Luton Modern School c.1910 [Z1306/75/2/3]
Wednesday 10th July 1918: The Governors of the Luton Modern School and Technical Institution held a meeting yesterday afternoon at the Town Hall, at which one matter under discussion was the teaching of modern languages,. Until now the first language studied by pupils at the school has been Latin or German, and many pupils without sufficient aptitude were learning two languages. After considering a Government Committee report on the issue a committee appointed to look at the matter made this recommendation to the governors: “As from the Autumn Term, 1918, French shall be the first foreign language taken in the Luton Modern School … for a second foreign language the pupil shall have the choice of German or Latin, but, as a general rule, a second language cannot be taken before entering Form III, and only then on showing aptitude for languages, and provided the pupil is remaining at school for at least a further two years”.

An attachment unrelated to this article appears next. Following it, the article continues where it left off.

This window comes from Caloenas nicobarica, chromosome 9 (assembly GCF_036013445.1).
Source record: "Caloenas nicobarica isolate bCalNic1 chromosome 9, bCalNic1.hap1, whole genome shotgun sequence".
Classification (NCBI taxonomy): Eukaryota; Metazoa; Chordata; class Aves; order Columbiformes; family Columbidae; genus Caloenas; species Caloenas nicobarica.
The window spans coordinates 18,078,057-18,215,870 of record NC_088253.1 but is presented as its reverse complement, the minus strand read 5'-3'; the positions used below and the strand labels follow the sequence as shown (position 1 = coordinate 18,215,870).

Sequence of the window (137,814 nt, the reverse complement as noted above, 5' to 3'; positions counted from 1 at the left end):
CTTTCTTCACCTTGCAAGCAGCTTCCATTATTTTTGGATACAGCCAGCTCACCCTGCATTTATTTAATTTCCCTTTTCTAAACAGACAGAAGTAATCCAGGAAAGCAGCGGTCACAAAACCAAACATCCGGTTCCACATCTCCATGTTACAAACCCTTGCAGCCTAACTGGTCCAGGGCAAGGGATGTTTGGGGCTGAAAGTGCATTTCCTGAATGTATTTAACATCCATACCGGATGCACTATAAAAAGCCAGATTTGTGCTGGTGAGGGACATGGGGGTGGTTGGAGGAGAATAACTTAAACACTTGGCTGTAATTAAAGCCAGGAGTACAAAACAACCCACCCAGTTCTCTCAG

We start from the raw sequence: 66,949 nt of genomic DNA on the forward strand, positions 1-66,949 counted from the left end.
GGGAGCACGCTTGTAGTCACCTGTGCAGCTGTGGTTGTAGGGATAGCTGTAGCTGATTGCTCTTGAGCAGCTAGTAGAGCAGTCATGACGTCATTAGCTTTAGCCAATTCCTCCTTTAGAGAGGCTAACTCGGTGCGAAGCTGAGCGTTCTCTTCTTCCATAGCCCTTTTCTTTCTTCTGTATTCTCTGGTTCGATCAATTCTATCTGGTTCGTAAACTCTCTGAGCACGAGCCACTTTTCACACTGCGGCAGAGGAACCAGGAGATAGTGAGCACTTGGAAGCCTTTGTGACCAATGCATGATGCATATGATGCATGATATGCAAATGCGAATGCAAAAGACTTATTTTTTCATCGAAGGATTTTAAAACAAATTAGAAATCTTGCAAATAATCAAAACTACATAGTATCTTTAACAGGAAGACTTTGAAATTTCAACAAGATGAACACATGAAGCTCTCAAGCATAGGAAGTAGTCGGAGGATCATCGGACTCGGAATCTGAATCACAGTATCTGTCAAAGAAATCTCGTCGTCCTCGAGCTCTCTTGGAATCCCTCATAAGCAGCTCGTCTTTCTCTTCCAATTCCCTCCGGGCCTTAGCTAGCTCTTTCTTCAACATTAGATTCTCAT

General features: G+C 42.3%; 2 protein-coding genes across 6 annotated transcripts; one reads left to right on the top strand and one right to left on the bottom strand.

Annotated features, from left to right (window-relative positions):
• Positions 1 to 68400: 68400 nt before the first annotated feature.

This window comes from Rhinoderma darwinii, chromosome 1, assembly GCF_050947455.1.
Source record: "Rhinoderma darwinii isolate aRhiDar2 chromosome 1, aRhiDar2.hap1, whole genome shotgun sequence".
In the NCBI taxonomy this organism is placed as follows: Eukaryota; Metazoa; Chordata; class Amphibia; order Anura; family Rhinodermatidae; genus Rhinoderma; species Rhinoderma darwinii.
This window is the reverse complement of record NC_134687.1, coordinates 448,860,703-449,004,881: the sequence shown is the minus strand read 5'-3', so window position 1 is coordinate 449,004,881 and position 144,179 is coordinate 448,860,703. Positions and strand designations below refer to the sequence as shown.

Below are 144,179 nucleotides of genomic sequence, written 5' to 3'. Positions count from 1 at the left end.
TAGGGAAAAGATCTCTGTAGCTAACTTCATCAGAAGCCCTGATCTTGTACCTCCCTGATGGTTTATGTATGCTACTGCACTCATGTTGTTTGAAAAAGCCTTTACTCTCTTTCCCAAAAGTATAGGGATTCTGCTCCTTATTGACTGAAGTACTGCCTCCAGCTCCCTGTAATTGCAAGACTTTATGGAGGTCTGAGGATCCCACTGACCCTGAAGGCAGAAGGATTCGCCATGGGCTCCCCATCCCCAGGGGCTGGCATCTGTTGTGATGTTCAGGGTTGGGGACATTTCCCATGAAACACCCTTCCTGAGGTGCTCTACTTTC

Alderman Williams argued that the current policy of taking German first and following on with either French or Latin, learning two languages simultaneously, had not been as successful as they hoped. The Headmaster thought it would be better if pupils were allowed to thoroughly master one language before learning a second. He regretted the loss of German as a first language due to its commercial benefits, but recognised that it over all it would be better to start with French. Councillor Primett suggested that there was a need to teach Spanish as there were good business openings in South America. After concluding the discussion, the governors agreed to adopt the recommendations in the report.
Source: Luton News, 11th July 1918